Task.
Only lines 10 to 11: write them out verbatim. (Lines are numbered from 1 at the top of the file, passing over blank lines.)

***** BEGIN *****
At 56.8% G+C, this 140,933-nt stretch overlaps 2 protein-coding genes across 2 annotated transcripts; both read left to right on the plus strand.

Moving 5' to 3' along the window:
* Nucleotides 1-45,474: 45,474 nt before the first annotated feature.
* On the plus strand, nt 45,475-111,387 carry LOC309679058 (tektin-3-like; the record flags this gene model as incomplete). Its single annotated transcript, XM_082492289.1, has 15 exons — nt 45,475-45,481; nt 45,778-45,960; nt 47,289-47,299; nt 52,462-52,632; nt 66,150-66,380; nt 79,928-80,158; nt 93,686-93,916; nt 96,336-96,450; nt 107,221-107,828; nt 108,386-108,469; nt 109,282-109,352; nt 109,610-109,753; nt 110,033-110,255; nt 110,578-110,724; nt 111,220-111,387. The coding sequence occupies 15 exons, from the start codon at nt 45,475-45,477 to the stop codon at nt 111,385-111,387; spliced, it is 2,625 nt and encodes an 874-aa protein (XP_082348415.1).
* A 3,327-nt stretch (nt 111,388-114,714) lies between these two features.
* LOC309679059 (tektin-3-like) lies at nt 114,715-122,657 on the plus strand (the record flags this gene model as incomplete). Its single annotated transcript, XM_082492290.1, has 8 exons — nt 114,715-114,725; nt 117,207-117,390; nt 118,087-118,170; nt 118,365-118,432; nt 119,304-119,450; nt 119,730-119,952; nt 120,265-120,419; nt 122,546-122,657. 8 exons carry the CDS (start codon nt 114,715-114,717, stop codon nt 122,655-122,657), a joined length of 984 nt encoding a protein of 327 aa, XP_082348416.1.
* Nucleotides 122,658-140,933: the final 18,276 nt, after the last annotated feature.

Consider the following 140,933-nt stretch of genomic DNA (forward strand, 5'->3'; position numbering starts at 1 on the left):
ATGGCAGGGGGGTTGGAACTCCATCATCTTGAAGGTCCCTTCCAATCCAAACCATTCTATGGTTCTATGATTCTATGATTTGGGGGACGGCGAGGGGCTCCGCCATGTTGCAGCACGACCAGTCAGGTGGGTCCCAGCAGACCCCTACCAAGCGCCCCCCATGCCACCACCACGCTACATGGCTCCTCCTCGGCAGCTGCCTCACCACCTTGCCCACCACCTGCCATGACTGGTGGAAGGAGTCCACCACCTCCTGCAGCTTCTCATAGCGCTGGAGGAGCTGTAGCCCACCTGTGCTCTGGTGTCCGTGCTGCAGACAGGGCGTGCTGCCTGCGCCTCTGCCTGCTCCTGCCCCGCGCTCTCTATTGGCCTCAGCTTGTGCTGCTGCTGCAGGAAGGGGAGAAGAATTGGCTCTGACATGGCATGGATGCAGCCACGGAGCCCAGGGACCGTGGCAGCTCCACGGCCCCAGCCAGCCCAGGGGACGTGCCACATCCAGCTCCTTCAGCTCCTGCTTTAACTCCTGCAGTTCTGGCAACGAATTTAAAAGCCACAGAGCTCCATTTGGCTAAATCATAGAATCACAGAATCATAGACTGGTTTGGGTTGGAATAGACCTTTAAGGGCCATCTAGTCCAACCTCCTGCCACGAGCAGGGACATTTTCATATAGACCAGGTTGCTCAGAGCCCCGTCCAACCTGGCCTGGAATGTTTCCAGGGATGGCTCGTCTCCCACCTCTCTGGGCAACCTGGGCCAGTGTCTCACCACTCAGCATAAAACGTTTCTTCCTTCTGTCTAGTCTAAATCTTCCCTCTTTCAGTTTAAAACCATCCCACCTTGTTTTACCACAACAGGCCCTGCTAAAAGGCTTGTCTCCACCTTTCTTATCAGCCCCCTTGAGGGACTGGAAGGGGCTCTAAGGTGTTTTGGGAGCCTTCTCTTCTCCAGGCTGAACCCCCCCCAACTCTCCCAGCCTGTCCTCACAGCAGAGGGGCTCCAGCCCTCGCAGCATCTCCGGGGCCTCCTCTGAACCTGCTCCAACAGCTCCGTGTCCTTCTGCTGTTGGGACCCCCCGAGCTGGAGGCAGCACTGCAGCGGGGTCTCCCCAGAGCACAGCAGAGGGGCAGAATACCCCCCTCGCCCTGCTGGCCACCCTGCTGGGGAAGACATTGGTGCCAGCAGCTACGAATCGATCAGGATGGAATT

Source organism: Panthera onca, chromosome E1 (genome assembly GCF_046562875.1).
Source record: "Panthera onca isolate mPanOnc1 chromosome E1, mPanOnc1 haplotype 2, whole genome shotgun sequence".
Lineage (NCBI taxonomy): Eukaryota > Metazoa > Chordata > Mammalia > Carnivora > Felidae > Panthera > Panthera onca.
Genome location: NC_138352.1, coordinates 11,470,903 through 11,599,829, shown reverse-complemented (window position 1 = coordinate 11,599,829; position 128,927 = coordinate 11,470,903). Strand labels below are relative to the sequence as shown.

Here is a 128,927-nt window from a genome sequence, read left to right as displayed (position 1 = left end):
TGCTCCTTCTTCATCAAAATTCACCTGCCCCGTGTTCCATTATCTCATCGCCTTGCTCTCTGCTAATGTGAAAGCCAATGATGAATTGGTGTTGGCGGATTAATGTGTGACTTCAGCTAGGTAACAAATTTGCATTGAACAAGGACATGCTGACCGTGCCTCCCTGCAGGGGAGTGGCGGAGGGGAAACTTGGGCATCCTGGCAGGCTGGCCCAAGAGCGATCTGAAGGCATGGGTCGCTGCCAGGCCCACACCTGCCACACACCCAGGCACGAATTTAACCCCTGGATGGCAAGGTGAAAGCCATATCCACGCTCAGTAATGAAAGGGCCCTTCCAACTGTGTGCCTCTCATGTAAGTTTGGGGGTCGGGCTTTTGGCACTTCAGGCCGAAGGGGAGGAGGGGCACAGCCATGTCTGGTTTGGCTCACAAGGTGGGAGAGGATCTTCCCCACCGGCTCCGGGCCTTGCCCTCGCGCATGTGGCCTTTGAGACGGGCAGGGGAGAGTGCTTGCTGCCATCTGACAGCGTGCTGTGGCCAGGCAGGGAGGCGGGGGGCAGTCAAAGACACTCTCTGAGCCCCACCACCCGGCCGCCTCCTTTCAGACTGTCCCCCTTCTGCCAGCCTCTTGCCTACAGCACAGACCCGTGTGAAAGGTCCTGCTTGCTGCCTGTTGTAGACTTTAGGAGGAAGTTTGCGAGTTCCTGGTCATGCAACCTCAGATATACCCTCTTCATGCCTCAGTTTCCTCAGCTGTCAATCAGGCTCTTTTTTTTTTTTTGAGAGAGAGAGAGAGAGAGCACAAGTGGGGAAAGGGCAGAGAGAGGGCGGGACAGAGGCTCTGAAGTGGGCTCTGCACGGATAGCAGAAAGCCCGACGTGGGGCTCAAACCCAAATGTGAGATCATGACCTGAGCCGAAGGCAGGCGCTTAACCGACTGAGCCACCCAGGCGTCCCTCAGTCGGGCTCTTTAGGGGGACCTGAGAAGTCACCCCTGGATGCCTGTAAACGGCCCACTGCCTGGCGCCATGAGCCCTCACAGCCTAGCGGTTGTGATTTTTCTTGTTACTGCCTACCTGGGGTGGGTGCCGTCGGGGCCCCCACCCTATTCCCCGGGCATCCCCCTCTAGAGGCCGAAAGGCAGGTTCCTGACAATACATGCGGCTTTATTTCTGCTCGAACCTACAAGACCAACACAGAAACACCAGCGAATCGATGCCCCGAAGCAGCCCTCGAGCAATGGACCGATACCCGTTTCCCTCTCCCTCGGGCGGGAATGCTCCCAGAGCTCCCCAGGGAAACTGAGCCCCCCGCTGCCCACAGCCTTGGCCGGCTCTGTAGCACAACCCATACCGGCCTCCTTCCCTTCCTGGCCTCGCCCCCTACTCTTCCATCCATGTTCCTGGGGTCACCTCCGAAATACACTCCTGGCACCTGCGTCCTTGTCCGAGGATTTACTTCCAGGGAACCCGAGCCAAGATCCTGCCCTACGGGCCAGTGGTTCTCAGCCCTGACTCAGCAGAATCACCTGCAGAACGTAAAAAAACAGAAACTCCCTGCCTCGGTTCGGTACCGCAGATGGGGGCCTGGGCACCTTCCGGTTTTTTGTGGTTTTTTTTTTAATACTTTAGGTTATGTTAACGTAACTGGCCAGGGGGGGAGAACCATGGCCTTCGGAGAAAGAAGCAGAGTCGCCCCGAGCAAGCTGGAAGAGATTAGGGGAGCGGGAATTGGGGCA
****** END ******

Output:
Source organism: Panthera onca, chromosome E1 (genome assembly GCF_046562875.1).
Source record: "Panthera onca isolate mPanOnc1 chromosome E1, mPanOnc1 haplotype 2, whole genome shotgun sequence".